(Written by Adam Corbett)
12 December 2012 - A new draft proposal on recycling suggests the European Parliament may adopt a policy that counters international agreements.
Fears are growing that the European Union (EU) is about to dramatically change its tune on international agreements on recycling after its parliament came up with a draft recommendation that contradicts key areas of the Hong Kong International Convention for the Safe and Environmentally Sound Recycling of Ships (Hong Kong Convention).
While the European Council recently came out with a proposal for European legislation in full support of the International Maritime Organisaton (IMO)’s Hong Kong Convention in March, a new draft proposal by the more politicised European Parliament (EP) shows significant diversions.
The rapporteur of the EP report is Swedish Green Party member Carl Schlyter and it is being suggested that his political leaning may well be behind the re-adoption of many arguments from the green lobby, which were previously thrown out by the IMO and European Council as impractical. Others say he is a more pragmatic man than his political allegiances suggest.
Two significant areas in the EP proposal are infuriating supporters of the Hong Kong Convention.
Ship levy plan
The parliament wants to see the introduction of a levy charged on all ships of any flag calling on EU ports. The funds raised from this levy would be used for auditing ship-recycling sites and drawing up a list of demolition sites compliant with the EU regulation on ship recycling.
Despite the funds being raised from the international shipping industry, they would only be used for the benefit of European shipping.
However, a key architect of the Hong Kong Convention, the IMO’s Nikos Mikelis, does not believe the levy move would have any international impact or hurt the convention, suggesting it is “purely a European matter”.
The second move is to ban the use of beaching as a method of recycling, something the IMO convention had previously agreed would make the ship-scrapping business unviable.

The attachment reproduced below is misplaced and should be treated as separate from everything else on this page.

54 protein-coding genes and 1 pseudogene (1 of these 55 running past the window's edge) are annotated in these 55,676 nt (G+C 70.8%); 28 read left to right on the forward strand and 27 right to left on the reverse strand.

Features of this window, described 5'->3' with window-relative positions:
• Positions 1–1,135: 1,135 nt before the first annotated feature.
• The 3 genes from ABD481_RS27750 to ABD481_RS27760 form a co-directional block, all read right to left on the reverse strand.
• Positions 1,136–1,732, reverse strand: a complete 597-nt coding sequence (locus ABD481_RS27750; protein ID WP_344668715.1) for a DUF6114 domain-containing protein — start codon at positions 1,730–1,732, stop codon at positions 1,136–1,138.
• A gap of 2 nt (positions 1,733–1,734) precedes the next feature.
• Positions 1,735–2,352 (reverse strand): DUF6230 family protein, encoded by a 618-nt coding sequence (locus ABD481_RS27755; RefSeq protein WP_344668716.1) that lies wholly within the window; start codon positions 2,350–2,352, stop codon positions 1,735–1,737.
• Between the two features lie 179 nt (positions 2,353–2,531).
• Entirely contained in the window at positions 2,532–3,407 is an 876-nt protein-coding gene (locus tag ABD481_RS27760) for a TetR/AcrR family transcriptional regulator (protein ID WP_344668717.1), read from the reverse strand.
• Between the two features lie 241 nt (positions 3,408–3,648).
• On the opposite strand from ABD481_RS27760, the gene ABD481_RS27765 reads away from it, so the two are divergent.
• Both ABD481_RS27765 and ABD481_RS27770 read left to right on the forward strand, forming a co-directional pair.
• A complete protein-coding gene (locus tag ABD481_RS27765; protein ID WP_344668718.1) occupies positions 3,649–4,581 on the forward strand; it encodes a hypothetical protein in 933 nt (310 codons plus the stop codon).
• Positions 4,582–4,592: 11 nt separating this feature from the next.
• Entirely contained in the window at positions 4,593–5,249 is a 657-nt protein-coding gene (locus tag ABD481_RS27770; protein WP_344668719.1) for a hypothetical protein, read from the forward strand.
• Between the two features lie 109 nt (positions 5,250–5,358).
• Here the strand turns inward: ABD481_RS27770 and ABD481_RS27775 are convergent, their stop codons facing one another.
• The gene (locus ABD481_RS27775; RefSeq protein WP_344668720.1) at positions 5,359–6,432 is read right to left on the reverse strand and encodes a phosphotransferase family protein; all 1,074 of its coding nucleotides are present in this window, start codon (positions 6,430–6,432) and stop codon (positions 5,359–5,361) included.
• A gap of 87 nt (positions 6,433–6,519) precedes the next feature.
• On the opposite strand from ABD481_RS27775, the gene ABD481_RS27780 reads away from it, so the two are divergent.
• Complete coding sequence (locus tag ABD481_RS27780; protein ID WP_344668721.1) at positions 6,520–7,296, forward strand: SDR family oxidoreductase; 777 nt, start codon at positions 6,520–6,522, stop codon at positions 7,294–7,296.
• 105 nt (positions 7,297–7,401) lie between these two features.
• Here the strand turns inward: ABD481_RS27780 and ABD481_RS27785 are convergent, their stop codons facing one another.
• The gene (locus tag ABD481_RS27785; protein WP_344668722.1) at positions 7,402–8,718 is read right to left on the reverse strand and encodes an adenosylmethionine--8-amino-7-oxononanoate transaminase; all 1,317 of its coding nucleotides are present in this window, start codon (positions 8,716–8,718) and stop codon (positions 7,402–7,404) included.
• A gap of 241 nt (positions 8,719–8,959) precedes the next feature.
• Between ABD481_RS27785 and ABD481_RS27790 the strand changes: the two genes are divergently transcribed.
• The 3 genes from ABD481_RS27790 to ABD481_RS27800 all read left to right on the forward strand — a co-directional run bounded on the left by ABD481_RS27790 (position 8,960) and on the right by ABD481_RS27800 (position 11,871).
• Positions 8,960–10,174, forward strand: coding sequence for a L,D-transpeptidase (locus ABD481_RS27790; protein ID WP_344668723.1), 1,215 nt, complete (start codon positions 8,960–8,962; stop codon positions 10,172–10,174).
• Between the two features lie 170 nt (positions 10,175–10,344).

Schlyter is calling for “the explicit prohibition of beaching of end of life ships” to be the basis of the EP legislation.
Supporters of the Hong Kong Convention argue that many of the points raised by the EP report have already been argued through at the international level and their removal from the Hong Kong Convention had already been supported by EU member states.
Japan’s Jun Kohno, a director at the Japan External Trade Organisation, told TradeWinds: “These two issues have already been extensively discussed at the IMO and all members decided not to take them forward. So we are disappointed and concerned about this latest development.”
John Stawpert, senior advisor (Environment & Trade) at the International Chamber of Shipping (ICS) said: “The global implementation of the Hong Kong Convention is the only way to overcome the problems of the recycling industry.”
The IMO’s Mikelis says that the beaching ban would be potentially damaging as, by ignoring such sites, Europe, he believes, would no longer be able to affect safety and environmental standards. “To look away from two-thirds of the world’s capacity in Asia would mean that Europe is no longer able to influence them,” he suggested.
The EP draft proposal will go for a vote in front of the parliament some time in June next year. If it is approved, it is likely that there will have to be a compromise deal reached with the earlier European Council proposals.
But if European legislation is adopted that contradicts the Hong Kong Convention, that could seriously set back attempts to arrive at an effective global agreement on ship recycling, “It would leave both agreements in limbo,” one source suggested.